Topic: General Studies 2 & 3:
- Effect of policies and politics of developed and developing countries on India
- India’s Security challenges
At the edge of New Nuclear Arms Race
Context: US State department in its reports have stated that
- Russia has conducted nuclear weapons experiments
- China might be conducting nuclear tests with low yields at its Lop Nur test site
However, both Russia and China have rejected the U.S.’s claims
What does these allegations by US suggest?
- Growing strategic competition between major powers
- Suggests the end of the CTBT that came into being in 1996 but has failed to enter into force even after a quarter century.
What is CTBT (Comprehensive Test Ban Treaty)?
- CTBT is a global treaty that aims to ban all nuclear explosions across the world.
- It provides a legally binding norm against nuclear testing and was open for signature from 1996
- However, the Treaty enters into force when 44 specific States signs and ratifies it. These States had nuclear facilities at that time & included India
- Till date, 36 have ratified the treaty.
- China, Egypt, Iran, Israel and the U.S. have signed but not ratified.
- India, North Korea and Pakistan have not yet signed the Treaty but all three have undertaken tests after 1996
Comprehensive Nuclear-Test-Ban Treaty Organization(CTBTO)
- It was founded in 1996 to promote the Treaty so that it can enter into force.
- It also establishes a verification regime to monitor adherence to the Treaty.
- The CTBT verification includes
- International Monitoring System (IMS),
- International Data Centre (IDC)
- On-site inspections (OSI).
Criticism of the Treaty
- Defining the “comprehensive test ban” as a “zero yield” test ban that would prohibit supercritical hydro-nuclear tests but not sub-critical hydrodynamic nuclear tests.
- Anchoring the CTBT in a disarmament framework, as proposed by India, was not accepted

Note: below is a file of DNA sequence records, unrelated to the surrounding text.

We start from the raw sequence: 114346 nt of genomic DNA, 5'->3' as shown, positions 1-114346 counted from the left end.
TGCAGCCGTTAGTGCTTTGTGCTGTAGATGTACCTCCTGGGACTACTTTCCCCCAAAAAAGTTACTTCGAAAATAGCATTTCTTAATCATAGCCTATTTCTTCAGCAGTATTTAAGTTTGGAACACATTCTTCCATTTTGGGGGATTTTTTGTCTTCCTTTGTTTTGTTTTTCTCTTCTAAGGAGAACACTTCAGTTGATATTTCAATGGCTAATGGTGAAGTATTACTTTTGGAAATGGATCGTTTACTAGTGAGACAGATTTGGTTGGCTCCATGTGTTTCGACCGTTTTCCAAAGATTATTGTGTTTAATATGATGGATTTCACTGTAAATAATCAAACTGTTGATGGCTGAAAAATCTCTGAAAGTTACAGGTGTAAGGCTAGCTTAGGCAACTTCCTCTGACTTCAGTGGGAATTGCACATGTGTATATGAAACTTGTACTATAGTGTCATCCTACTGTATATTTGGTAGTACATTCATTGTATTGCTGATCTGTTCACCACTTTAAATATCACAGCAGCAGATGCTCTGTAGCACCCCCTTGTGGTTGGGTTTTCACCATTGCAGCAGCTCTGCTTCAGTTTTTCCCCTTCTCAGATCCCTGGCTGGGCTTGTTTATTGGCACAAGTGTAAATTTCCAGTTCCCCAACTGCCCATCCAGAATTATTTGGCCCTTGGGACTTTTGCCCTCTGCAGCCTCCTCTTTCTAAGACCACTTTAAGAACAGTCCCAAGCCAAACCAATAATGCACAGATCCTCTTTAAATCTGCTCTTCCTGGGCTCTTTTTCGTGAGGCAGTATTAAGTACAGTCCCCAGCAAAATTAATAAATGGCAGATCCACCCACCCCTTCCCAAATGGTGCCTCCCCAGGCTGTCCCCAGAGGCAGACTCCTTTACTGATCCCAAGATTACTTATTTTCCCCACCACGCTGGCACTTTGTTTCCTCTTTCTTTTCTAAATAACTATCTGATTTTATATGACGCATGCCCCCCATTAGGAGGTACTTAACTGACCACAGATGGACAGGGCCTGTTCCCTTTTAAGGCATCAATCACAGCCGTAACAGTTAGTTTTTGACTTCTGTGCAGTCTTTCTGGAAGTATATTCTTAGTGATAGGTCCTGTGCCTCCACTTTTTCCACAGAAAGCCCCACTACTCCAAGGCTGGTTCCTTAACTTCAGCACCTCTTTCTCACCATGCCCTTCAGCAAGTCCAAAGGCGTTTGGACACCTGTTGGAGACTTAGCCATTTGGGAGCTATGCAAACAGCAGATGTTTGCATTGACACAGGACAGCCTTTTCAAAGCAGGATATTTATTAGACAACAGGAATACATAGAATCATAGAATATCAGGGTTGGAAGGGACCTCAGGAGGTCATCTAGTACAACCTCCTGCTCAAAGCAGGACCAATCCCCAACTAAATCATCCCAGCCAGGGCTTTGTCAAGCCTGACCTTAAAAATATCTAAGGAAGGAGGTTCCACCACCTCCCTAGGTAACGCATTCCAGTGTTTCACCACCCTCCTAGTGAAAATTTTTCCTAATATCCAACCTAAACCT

- The treaty’s entry-into-force- provisions, which listed 44 countries by name, was protested by India as arm-twisting tactic and violation of Sovereign right of India
- CTBTO is largely funded by US and unable to promote the treaty effectively.
Recent trends in Nuclear Arms
- The New Strategic Arms Reduction Treaty (New START) that limits U.S. and Russian arsenals will expire in 2021 and US is not inclined to extend it
- US has embarked on a $1.2 trillion nuclear modernisation plan spanning 30 years
- China has also embarked on modernisation plan to enhance the lifespane of its smaller nuclear arsenal
- Russia has responded by developing hypersonic delivery systems
Potential for a New Arms race
- US wants to China into some kind of nuclear arms control agreement
- But China is not interested by pointing to the fact that the U.S. and Russia still account for over 90% of global nuclear arsenals.
- China also maintains that it will ratify CTBT only after the U.S.
- This indicates the increasing divergence between US and China – trade and technology disputes, militarisation in the South China Sea and coronavirus pandemic.
- U.S. could also be preparing the ground for resuming nuclear testing at Nevada indicating the beginning of new arms race
The developments between US and China could be the signs for a new cold war
Connecting the dots:
- India’s Nuclear Doctrine
- India’s attempt to become a member of Nuclear Supplier Group